Present at Creation
From five witnesses came a family tradition to honor the moment the airplane was born.
- By Tom Crouch
- Air & Space magazine, January 2009
Library of Congress
(Page 2 of 2)
John Beacham always remembered the candy that Orville kept in his pockets for the boys who hung around the camp, Terry recounts. When the Wrights fired up the engine on December 14, John and Bounce scampered off to escape the clatter and the flying sand. That day, the Wrights had laid the launch rail down the lower slope of the big dune. The weight of the machine headed downhill prevented Wilbur from releasing the line that restrained it. When the Lifesavers assisting that morning pushed the airplane up the track a bit to relieve the pressure, Wilbur and the craft shot into the air, the airplane nosing up so sharply that it stalled. Wilbur made a hard landing only 60 feet from the takeoff point, damaging the front elevator support. Young John Beacham never forgot that aborted flight. Decades later, when Terry Beacham told his father that he wanted to become a Coast Guard aviator, the old man commented: “I didn’t know we had any insanity in the family.”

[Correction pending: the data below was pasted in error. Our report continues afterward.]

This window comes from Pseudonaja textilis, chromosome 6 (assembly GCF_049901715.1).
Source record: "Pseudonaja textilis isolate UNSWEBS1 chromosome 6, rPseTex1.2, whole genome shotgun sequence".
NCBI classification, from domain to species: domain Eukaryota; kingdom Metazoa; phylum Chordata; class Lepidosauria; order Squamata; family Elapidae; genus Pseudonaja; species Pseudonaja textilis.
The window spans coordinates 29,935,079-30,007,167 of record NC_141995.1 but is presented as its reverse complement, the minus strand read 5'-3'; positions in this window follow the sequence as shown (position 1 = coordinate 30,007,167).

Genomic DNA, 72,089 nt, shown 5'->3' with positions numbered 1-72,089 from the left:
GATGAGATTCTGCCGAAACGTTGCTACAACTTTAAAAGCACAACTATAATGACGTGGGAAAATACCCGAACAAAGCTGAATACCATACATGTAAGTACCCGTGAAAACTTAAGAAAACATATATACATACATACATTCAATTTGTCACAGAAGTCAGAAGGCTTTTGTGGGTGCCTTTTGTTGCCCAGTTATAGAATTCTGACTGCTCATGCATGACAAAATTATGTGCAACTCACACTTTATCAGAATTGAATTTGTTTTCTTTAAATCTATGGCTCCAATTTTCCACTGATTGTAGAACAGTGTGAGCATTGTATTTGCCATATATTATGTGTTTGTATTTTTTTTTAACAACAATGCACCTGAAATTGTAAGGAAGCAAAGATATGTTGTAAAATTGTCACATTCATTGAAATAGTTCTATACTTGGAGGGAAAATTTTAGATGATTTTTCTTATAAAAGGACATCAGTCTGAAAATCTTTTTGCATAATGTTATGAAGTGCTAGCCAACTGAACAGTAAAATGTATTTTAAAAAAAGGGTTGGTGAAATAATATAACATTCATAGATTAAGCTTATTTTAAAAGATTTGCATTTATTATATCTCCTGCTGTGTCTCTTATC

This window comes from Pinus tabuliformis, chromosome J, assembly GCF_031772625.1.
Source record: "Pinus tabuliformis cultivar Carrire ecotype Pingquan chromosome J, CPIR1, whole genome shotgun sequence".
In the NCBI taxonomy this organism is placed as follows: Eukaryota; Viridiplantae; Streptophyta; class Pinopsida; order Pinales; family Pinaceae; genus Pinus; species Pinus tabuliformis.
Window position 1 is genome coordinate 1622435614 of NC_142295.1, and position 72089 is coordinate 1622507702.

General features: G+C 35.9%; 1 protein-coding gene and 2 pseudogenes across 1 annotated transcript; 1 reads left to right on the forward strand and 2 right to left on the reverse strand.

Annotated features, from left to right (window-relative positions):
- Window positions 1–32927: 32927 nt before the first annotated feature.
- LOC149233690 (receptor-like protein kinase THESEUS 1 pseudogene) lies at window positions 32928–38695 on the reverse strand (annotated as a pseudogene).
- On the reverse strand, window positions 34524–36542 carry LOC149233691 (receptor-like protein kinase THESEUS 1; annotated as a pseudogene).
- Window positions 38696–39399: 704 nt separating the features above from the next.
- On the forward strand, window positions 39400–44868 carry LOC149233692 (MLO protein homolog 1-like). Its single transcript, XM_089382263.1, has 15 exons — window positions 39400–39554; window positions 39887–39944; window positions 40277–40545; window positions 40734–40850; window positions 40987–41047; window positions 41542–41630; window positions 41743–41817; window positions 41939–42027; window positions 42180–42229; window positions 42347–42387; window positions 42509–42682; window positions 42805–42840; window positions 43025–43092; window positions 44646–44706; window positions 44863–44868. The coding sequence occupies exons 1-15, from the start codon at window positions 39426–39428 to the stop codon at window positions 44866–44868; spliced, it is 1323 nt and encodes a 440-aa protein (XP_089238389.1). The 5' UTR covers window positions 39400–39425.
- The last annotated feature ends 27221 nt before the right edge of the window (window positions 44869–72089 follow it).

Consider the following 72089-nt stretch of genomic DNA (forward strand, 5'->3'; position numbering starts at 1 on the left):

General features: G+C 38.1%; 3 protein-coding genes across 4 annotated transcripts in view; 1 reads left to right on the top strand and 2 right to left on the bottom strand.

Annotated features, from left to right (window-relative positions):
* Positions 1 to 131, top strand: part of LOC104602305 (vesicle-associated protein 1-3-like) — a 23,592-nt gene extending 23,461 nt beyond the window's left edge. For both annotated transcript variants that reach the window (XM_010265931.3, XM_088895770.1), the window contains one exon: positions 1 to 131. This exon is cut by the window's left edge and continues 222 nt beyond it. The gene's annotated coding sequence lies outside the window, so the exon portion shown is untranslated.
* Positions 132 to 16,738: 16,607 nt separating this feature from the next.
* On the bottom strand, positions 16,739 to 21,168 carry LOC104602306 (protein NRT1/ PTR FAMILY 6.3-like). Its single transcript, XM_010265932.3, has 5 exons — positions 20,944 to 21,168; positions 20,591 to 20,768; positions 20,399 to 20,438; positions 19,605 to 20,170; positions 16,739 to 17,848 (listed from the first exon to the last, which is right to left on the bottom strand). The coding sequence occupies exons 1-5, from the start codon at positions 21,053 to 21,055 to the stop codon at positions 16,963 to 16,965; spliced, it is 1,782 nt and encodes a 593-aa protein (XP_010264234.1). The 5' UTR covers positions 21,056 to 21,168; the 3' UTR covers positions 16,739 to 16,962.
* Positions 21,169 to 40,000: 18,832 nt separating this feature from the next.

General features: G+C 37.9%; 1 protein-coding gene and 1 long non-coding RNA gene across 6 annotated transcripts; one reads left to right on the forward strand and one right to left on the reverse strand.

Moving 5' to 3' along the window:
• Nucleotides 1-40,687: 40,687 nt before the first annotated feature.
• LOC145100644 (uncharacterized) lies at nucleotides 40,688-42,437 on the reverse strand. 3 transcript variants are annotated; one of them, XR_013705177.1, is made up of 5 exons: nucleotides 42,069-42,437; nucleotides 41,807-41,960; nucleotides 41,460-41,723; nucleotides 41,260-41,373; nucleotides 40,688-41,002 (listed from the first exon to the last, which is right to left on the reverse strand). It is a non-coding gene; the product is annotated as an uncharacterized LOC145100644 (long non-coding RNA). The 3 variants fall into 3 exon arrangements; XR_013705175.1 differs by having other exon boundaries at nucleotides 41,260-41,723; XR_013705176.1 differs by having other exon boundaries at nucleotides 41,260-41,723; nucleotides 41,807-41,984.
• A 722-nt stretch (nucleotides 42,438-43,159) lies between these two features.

I’ll be on hand for the ceremony again this year. Last time I was invited to join in, by laying a wreath sent by the city of Dayton, the hometown I share with the Wright brothers. It will be good to see my old friends again, the descendants of the original witnesses. I look forward to watching one of them urge a child or grandchild forward to take up the tradition and lay the family wreath for the first time.